In a small auditorium behind his shop, Gaitely runs a short video presentation for visitors. It is a nicely judged summary of the poignant events leading up to the capture of the stronghold, starting with the drawing of a boundary line south of the Hunua Ranges by Tawhiao, the second Maori king, to put an end to the alienation of Maori land. If British soldiers crossed this line, decreed Tawhiao, then “the fire was in the fern”—there would be war.
Of course, there was war. Settler politics, fuelled by record immigration in the 1850s and ’60s, saw to that. Having built a sizeable redoubt at Pokeno, Cameron’s troops crossed the Mangatawhiri River in strength and drove the Waikato Maori, reinforced by Rewi Maniapoto’s warriors, back to their first line of defence at Meremere—the ridge overlooking today’s abandoned power station.
In late spring Cameron attacked Meremere, only to find it deserted. The defenders had fallen back to Rangiriri, which Cameron attacked on November 20, 1863. Against fewer than 500 Maori warriors he threw some 1500 soldiers, supported by gunboats and heavy artillery. Repeatedly throughout the day his men charged Rangiriri’s fortifications, with their formidable seven-metre-high parapet, only to be doggedly repulsed. Outlying rifle pits were taken, but, as dusk fell, the central redoubt remained in Maori hands.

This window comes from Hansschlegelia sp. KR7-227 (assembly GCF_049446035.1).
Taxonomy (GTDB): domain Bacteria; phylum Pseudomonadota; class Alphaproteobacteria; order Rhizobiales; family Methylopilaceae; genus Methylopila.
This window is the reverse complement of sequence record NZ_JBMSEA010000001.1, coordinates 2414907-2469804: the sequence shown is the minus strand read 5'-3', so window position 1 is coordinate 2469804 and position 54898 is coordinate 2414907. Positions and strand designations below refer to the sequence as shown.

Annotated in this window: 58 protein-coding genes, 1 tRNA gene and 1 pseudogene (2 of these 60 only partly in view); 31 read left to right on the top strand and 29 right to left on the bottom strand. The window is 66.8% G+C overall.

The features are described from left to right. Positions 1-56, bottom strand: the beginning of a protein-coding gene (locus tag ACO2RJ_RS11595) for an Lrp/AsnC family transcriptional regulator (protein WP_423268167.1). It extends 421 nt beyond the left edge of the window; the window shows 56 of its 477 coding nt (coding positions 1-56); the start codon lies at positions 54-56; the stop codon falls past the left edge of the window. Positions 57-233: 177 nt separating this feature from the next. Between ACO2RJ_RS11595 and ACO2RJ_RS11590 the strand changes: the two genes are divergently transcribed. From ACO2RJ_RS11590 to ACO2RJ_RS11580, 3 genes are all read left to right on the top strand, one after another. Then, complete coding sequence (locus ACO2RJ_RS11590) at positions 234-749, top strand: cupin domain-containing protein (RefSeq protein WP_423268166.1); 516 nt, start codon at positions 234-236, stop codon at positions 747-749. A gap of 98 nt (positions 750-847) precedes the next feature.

Under cover of darkness, some of the chiefs, including Tawhiao, escaped, promising to return with reinforcements, but during the night fate worked against the defenders: heavy rain wet their powder.
Next morning—confused, some say, by an unfamiliar white ensign flying from a gunboat—they raised the white flag to parley. The British, reading the gesture as a signal of surrender, piled into the redoubt, roundly congratulating the warriors on their bravery. Despite their protests, the defenders were all taken prisoner. It was an ignominious end to a battle which had claimed the lives of 47 Maori and an equal number of British soldiers, and which had left hundreds wounded.
Among the casualties was Captain Henry Mercer, who was shot in the face while leading an assault on the stronghold by a Royal Artillery detachment. Two soldiers earned the Victoria Cross attempting to rescue Mercer, who later died of his wound. His name survives in a township 20 km north of the battle site.
The bodies of British officers were taken to Auckland for burial, while other ranks were laid in unmarked graves near a raupo-walled Anglican Maori church (long gone) which served as a hospital during the fighting. Their names were inscribed on regimental monuments. In the 1890s Maori dead were exhumed and reburied on Taupiri mountain.